Algonquin

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Post by AFJ Garner » Sat Jul 11, 2009 2:05 pm

8)
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Post by MichaelCovel » Thu Jul 16, 2009 2:31 pm

AFJ Garner wrote: I can only assume that complacency is what led to a few very bad years for JWH and Dunn. Judging by the way AUM evaporated, both firms looked to be very close to closing their doors.
I don't think that is a wise assumption. Dunn's performance for 2008 was outstanding (+51%). Same with Henry. A recent article discussed Merrill Lynch's decision to pull assets from Henry at the bottom of a DD. Assets leaving doesn't always mean there is a problem with the trader or the approach. Dunn told me recently that for his signals he is still using his approach set forth in 1974.

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Post by alp » Thu Jul 16, 2009 8:29 pm

Algonquin wrote:As for better systems to be discovered, they are out there. There are long term trend following systems whose performance did not degrade over the past several years. While I cannot go into the specifics of those systems...
With the due respect, I don't see any evidence in your posts that you have discovered some of these "better systems... out there". If all you want is belief and approval you can likely give them yourself.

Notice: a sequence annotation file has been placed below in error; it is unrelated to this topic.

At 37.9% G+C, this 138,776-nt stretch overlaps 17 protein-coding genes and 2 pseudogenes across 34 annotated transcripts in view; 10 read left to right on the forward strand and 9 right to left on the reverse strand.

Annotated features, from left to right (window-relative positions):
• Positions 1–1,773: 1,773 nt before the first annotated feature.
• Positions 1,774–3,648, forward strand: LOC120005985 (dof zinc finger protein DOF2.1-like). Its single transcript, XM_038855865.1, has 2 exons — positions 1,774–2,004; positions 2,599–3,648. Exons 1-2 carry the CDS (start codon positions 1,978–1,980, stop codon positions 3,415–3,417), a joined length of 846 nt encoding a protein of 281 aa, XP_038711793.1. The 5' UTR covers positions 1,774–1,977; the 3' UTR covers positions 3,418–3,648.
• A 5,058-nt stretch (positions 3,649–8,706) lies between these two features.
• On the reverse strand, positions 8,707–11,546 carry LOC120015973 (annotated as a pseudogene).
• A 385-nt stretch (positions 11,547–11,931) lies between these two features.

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Better systems

Post by techtrade89 » Thu Jul 16, 2009 9:37 pm

A few questions:

1. Algonquin says: "At any rate, my main point in this dialogue is that for the TB user there are other systems to be discovered that are not evidencing the same decline. In short, there are better ways to profit from today's trends that can be discovered with a little creativity and hard work." My question is: Are you saying that these systems can be discovered using the TB software but they are just not the same as the prepackaged systems/parameters that come with the software? Or are you suggesting a preference for an approach such as writing your own source code? My current approach is centered on custom source coding for relatively short term trading (1-3 weeks holding period on average), but perhaps the TB software provides advantages regarding discovery of these other systems in the long term context?

2. Algonquin says: "Other, lesser-known strategies to which I have referred do not even come close to suffering the same levels of degradation." In other words, the statement is that these strategies are not proprietary/confidential to a small group at a private fund but simply "lesser-known." Is this the case?

3. There seems to be, quite reasonably, a great deal of emphasis on maximum drawdown. However, my investigations into trend-type systems suggest that long periods of relative stagnation, even if not technically in drawdown, might be more of a challenge. Have others encountered this?

Thank you all in advance!